1 Isidoro, J. and D. Card, "Animated Grass with Pixel and Vertex Shaders." http://ati.amd.com/developer/shaderx/shaderx_animatedgrass.pdf
Instancing with Direct3D 10
Several steps are necessary to implement geometry instancing using the Direct3D 10 API.
1. Define the vertex and instance buffers.
Direct3D 10 does not distinguish between the various buffer types; they are all stored as D3D10Buffers. To render instanced grass, two buffers are created: one contains the static geometry information for the patch, and the other contains the various positions at which the patches are to be drawn.
2. Associate the input buffers with a vertex shader.
The vertex and instance buffers are associated with a vertex shader in Direct3D 10 using an input layout object, which describes how the vertex buffer data is streamed into the input assembler (IA) pipeline stage (Figure 2).
Figure 2. The process of streaming the vertex buffer into the input assembler stage.
An input-layout object is created from an array of input-element descriptions and a pointer to a compiled shader. Each element describes the data structure of the vertex buffer/buffers and its layout.
The input-element array described below is used for the sample source provided for rendering instanced grass. The first two elements of the array define the data structure of the vertex data coming from the vertex buffer, while the third element describes the data structure of the instance data coming from the instance buffer (second vertex buffer).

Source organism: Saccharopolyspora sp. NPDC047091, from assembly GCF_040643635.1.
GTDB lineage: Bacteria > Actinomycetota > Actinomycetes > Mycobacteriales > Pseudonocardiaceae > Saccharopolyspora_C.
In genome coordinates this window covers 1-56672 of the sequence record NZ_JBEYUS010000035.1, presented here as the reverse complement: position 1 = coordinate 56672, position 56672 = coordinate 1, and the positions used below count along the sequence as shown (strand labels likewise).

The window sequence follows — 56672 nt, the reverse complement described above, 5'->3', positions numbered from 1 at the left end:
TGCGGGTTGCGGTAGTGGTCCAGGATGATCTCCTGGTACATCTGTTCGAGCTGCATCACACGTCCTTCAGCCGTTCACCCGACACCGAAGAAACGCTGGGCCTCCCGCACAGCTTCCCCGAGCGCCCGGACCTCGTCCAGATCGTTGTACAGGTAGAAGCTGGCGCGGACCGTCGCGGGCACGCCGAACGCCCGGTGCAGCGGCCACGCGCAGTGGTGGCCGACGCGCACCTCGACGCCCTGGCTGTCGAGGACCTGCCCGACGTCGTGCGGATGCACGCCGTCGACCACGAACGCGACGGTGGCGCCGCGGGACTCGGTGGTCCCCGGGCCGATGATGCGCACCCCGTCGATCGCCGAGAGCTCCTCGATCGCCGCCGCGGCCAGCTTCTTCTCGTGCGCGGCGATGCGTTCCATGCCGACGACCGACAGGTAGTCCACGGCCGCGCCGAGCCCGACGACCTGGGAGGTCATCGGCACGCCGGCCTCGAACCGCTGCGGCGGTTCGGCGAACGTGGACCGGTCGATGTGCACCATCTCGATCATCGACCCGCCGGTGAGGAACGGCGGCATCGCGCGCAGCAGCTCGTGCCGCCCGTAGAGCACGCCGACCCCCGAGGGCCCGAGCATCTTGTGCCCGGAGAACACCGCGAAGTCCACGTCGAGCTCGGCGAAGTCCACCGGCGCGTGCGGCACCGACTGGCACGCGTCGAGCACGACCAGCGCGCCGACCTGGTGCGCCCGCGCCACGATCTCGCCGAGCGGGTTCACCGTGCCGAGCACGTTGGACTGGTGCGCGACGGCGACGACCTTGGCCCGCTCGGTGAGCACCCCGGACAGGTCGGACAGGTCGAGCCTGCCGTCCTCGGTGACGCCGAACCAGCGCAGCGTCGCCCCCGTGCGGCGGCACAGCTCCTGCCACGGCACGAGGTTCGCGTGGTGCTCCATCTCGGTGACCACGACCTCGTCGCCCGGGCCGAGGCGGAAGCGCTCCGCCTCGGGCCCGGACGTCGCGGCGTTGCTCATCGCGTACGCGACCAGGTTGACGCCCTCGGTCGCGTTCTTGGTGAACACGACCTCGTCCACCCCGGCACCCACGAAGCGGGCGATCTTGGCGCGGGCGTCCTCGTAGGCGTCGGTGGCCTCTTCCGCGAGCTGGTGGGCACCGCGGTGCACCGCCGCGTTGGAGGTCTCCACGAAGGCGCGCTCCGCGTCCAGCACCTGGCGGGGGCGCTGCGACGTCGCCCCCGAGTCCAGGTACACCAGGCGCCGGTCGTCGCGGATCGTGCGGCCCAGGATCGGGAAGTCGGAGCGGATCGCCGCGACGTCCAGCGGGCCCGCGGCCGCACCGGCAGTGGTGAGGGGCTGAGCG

Notice that the input slot (fourth data entry) for the elements is different for the vertex and instance buffers. For more details, refer to "Getting Started with the Input-Assembler Stage."2
3. Bind the Objects
Once the vertex buffers are ready, they are bound to the IA stage as the source listing below shows. An array of vertex buffer pointers containing vertex and index buffers, strides, and offsets is created and bound to the IA along with the previously created layout.
4. Draw the primitives
Once all the input resources have been bound to the pipeline, draw calls are issued to render the primitives. Direct3D 10 supports various instanced draw calls for drawing geometry, based on the primitive topology used. The example below shows the draw calls for triangle lists used to render the instanced grass sample.
The implementation of the source's instancing portion is divided into two classes: (1) InstancedBillboard and (2) BBGrassPatch. The InstancedBillboard class is a generic class used to hide the implementation details about instancing. It accepts the vertex and instance data structures as the templated inputs. The BBGrassPatch class handles the implementation details and initializes the grass blades and patches.
2 "Getting Started with the Input-Assembler Stage (Direct3D 10)." http://msdn.microsoft.com/en-us/library/bb205117(VS.85).aspx
Rendering grass blades with alpha-to-coverage
The grass patch is rendered as a number of randomly placed intersecting quads. Each quad is mapped with an alpha texture containing a few blades of grass. Rendering it as is with alpha blending requires that the quads to be sorted back to front in order to render transparency correctly.